Any legal case against executives from Japanese Internet portal operator Livedoor, who were arrested last week on suspicion of violating Japan's Securities and Exchange Law, could take years to complete, a political commentator said Tuesday.
Livedoor Chief Executive Officer Takafumi Horie, Chief Financial Officer Ryoji Miyauchi, and Director Fumito Okamoto were arrested by the Tokyo District Prosecutors' Office on Jan. 23, a week after prosecutors raided the company's headquarters in central Tokyo.
Horie and his company had stood against many of the things that people feel are wrong with Japan -- particularly the closed and clubby way in which politics and business occurs -- and some had looked to him as a person who could change the country. Thus the raids and his arrest surprised many and prompted heavy local media coverage.
"I think probably that this is a case that will go to the Supreme Court, which means you probably won't have a verdict until 10 years down the line," said Yasuhiro Tase, a political commentator and writer for the Nihon Keizai Shimbun business newspaper, at the Foreign Correspondents' Club of Japan on Tuesday.
Few details of the case have been officially released by prosecutors although newspapers have been publishing daily updates with snippets of information that have come largely from unofficial briefings by the prosecutors' office.
"Through these leaks, the mass media has taken this information and the entire 120 million people in Japan have basically become convinced that what Mr. Horie and what Livedoor did was a crime," said Tase. He said that people need to remember that no charges have yet to be filed.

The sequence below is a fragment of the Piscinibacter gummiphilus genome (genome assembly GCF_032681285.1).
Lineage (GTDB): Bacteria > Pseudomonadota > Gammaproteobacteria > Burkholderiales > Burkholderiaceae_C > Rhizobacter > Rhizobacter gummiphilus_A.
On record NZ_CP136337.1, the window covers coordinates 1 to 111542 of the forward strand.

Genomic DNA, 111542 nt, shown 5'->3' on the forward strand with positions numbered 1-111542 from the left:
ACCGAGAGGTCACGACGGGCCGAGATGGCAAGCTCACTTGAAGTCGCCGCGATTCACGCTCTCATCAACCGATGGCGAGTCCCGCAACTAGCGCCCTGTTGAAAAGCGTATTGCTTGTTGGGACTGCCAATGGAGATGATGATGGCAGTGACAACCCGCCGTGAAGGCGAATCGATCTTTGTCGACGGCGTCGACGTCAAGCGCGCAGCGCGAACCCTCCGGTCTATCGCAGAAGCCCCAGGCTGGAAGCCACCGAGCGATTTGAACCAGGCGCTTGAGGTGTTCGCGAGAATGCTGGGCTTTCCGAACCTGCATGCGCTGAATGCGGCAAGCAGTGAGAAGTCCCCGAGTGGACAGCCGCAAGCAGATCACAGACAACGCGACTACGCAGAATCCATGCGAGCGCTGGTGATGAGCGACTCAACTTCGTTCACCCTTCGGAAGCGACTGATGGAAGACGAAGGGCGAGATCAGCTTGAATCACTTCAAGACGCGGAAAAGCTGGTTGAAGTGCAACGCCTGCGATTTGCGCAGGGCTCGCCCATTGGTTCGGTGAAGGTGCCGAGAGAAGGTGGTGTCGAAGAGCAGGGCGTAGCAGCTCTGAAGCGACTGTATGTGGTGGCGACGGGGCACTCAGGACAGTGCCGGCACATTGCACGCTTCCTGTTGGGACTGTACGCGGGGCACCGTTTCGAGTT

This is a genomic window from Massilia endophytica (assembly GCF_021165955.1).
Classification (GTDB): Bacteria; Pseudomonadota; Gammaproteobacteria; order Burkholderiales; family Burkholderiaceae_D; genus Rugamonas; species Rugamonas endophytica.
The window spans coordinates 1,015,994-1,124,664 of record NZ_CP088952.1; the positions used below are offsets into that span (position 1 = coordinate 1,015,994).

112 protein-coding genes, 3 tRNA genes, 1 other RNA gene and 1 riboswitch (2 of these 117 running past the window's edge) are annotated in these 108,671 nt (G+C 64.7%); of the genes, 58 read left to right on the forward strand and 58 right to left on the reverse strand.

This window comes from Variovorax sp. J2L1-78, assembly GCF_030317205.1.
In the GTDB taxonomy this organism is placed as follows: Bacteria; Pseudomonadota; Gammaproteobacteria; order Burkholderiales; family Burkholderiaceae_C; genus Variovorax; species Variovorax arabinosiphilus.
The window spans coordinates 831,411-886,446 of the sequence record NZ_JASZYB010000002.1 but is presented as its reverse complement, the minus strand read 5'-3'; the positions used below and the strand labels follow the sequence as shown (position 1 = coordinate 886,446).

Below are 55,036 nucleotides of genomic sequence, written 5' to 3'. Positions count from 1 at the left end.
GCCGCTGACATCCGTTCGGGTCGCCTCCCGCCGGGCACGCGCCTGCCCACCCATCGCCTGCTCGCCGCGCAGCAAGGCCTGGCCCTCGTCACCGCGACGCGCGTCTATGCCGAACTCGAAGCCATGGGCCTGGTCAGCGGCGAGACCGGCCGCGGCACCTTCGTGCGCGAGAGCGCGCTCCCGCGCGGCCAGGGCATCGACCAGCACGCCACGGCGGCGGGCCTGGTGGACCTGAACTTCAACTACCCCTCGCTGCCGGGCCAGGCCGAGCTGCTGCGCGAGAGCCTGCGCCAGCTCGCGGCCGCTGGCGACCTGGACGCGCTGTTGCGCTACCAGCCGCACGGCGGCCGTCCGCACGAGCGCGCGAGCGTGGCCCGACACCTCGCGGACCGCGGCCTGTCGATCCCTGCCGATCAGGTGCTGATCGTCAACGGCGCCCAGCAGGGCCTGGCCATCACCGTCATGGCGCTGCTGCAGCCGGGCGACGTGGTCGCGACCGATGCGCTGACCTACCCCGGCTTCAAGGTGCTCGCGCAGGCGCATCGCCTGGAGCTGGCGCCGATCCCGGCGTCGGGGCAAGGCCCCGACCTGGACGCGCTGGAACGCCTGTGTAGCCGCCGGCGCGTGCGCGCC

"I think the public, through the mass media, has already made up its mind," said Tase. "These court cases will be many years off in the future. And by that time, everybody will have lost interest. What's going to happen over the next few months is that society is going to finish bashing Mr. Horie and his colleagues, this company Livedoor will probably be destroyed and the 220,000 shareholders will probably see their investments become worthless paper."
Following his arrest, Horie stepped down from his position at Livedoor and the company named a new CEO. The company's new head, Kozo Hiramatsu, said on Japanese television last week that Horie wouldn't be able to return to Livedoor's management no matter what the outcome of the current investigation.
Livedoor stock, which was trading at ¥696 ($5.93) per share just before the raids, closed at ¥107 per share on Tuesday.